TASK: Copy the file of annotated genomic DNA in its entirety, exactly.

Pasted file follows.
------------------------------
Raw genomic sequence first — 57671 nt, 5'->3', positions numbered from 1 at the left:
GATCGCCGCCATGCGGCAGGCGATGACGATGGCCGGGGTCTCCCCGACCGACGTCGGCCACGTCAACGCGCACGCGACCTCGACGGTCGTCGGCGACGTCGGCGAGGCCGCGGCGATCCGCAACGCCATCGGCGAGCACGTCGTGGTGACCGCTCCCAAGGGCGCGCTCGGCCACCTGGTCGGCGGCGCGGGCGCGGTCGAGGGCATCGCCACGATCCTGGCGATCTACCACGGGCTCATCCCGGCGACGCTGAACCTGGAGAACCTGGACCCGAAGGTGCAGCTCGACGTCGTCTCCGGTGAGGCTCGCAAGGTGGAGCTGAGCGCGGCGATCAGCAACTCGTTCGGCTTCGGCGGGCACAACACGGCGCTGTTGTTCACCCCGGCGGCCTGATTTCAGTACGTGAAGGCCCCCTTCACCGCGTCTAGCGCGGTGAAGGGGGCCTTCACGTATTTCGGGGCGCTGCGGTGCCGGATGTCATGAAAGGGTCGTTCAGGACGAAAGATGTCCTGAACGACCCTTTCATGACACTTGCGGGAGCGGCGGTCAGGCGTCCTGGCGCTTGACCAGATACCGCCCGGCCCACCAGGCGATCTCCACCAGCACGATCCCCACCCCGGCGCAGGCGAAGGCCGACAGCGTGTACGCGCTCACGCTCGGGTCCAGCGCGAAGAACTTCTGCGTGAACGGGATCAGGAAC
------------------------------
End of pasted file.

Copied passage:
Raw genomic sequence first — 57671 nt, 5'->3', positions numbered from 1 at the left:
GATCGCCGCCATGCGGCAGGCGATGACGATGGCCGGGGTCTCCCCGACCGACGTCGGCCACGTCAACGCGCACGCGACCTCGACGGTCGTCGGCGACGTCGGCGAGGCCGCGGCGATCCGCAACGCCATCGGCGAGCACGTCGTGGTGACCGCTCCCAAGGGCGCGCTCGGCCACCTGGTCGGCGGCGCGGGCGCGGTCGAGGGCATCGCCACGATCCTGGCGATCTACCACGGGCTCATCCCGGCGACGCTGAACCTGGAGAACCTGGACCCGAAGGTGCAGCTCGACGTCGTCTCCGGTGAGGCTCGCAAGGTGGAGCTGAGCGCGGCGATCAGCAACTCGTTCGGCTTCGGCGGGCACAACACGGCGCTGTTGTTCACCCCGGCGGCCTGATTTCAGTACGTGAAGGCCCCCTTCACCGCGTCTAGCGCGGTGAAGGGGGCCTTCACGTATTTCGGGGCGCTGCGGTGCCGGATGTCATGAAAGGGTCGTTCAGGACGAAAGATGTCCTGAACGACCCTTTCATGACACTTGCGGGAGCGGCGGTCAGGCGTCCTGGCGCTTGACCAGATACCGCCCGGCCCACCAGGCGATCTCCACCAGCACGATCCCCACCCCGGCGCAGGCGAAGGCCGACAGCGTGTACGCGCTCACGCTCGGGTCCAGCGCGAAGAACTTCTGCGTGAACGGGATCAGGAAC